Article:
Sunday, July 23, 2017
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How Can Refrigerant Management Combat Climate Change?

Refrigerants, specifically chlorofluourocarbons (CFCs) and hydrofluorocarbons (HCFCs) were once majorly responsible in depleting the planet’s ozone layer. Their capacity to warm the atmosphere is one thousand to nine thousand times greater than that of carbon dioxide.

To address this crucial issue, last October, 197 members of the Montreal Protocol* decided to phase-out HFCs in Kigali, Rwanda resulting in an incredible agreement. Through an amendment to the Montreal Protocol, the world will begin phasing HFCs out of use, starting with high-income countries in 2019 and then expanding to low-income countries from 2024

This single decision will likely prevent half a degree of warming— significant when one considers that the world’s goal is to keep warming significantly below 2 degrees Celsius. It was a monumental achievement, called by then secretary of state John Kerry “the biggest thing we can do (on climate) in one giant swoop”.

However, with global warming rising, so to, are we witnessing an marked increase in air-conditioning use. According to the Lawrence Berkeley National Laboratory, 700 million air-conditioning units will have come online worldwide by 2030. All of this means parallel action is requisite: addressing the refrigerants coming out of use, as well as transitioning those going in.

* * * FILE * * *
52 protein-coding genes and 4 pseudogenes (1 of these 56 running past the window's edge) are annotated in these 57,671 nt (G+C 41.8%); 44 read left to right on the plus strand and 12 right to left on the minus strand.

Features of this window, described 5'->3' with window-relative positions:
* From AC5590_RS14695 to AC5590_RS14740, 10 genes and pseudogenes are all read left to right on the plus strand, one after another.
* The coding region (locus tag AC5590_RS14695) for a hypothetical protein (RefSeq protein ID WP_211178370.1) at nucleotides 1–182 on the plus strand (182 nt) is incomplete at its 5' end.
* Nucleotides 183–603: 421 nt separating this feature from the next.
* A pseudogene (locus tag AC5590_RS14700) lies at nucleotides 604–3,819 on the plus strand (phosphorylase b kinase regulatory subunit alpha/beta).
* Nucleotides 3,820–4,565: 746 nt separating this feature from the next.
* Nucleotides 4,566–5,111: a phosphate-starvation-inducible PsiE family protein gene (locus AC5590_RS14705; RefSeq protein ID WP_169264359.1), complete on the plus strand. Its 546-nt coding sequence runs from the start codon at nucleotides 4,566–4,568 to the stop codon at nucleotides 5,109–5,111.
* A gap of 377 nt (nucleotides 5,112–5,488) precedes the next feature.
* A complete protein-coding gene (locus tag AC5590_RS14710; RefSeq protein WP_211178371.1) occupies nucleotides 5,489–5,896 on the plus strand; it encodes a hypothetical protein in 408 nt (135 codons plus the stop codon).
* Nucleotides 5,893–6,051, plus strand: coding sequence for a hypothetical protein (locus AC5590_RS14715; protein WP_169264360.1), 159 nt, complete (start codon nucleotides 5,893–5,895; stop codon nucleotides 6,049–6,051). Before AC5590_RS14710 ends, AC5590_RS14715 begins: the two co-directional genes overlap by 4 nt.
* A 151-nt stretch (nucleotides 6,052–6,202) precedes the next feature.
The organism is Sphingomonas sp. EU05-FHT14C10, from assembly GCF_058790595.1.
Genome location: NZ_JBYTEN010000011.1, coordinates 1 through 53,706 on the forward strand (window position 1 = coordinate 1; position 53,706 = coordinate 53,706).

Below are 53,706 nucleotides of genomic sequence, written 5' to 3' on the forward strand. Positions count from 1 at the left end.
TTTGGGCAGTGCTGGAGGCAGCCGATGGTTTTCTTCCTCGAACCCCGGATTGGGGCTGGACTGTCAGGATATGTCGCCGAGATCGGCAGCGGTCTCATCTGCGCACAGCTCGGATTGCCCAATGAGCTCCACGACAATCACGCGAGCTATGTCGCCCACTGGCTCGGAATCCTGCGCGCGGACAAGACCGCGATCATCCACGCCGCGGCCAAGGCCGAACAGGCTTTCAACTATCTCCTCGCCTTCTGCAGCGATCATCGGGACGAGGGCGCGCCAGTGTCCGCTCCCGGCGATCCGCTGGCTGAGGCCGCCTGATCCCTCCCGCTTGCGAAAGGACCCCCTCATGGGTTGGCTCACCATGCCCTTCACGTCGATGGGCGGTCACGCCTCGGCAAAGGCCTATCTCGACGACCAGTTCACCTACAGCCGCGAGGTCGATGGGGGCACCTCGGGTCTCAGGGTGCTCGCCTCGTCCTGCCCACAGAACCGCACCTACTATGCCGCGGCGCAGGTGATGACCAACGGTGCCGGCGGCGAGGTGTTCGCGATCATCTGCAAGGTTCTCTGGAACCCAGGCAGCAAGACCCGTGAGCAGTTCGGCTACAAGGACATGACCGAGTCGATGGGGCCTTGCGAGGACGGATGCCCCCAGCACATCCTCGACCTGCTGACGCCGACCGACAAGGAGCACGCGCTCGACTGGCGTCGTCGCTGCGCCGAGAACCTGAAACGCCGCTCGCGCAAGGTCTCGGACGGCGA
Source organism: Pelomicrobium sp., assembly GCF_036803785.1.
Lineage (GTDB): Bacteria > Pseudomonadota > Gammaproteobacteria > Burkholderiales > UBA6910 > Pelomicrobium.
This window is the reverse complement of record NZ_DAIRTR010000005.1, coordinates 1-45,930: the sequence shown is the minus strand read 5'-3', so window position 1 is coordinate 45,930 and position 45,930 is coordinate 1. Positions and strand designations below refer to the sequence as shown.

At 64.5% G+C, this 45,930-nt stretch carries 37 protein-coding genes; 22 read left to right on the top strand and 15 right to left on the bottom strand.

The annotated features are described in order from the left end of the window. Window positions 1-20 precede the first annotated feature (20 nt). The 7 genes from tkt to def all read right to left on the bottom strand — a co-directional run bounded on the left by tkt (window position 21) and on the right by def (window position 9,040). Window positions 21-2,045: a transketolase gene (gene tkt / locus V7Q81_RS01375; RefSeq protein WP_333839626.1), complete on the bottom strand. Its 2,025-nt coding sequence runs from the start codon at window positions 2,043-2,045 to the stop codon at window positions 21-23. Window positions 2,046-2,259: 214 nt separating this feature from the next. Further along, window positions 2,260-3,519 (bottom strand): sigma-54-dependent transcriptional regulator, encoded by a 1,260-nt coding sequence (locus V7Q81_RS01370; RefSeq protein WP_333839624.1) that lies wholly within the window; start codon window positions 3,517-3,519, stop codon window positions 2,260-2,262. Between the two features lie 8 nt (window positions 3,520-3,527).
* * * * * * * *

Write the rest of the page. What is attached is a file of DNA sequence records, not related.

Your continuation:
There are many alternatives to hydrofluorocarbons for refrigeration, including different forms of HFCs that do not have a greenhouse effect, hydrofluoroolefins, isobutane, propane, propylene, and ammonia. Some companies, such as Coca-Cola, are already discontinuing their use of HFCs. Switching to a different refrigerant is also an opportunity to redesign equipment and appliances to be much more energy efficient and provide additional environmental and economic benefits.

The Montreal Protocol is arguably the most successful environmental treaty ever. Without it, the ozone layer would likely have disappeared by the middle of this century. Instead, the ozone layer is being replenished, and the ozone hole over the Antarctic is expected to disappear by 2060–2075. A 2015 report by the U. S. Environmental Protection Agency estimated that saving the ozone layer prevented over 280 million cases of skin cancer (and 1.6 million skin cancer deaths), as well as 45 million cataracts in the United States alone.


*Thanks to the 1987 Montreal Protocol on substances that deplete the Ozone layer, CFCs and HCFCs have been largely phased out of use. It took two short years from discovery of the gaping hole over the Antarctic for the global community to adopt a legally mandated course of action. Now, three decades later, the ozone is beginning to heal.


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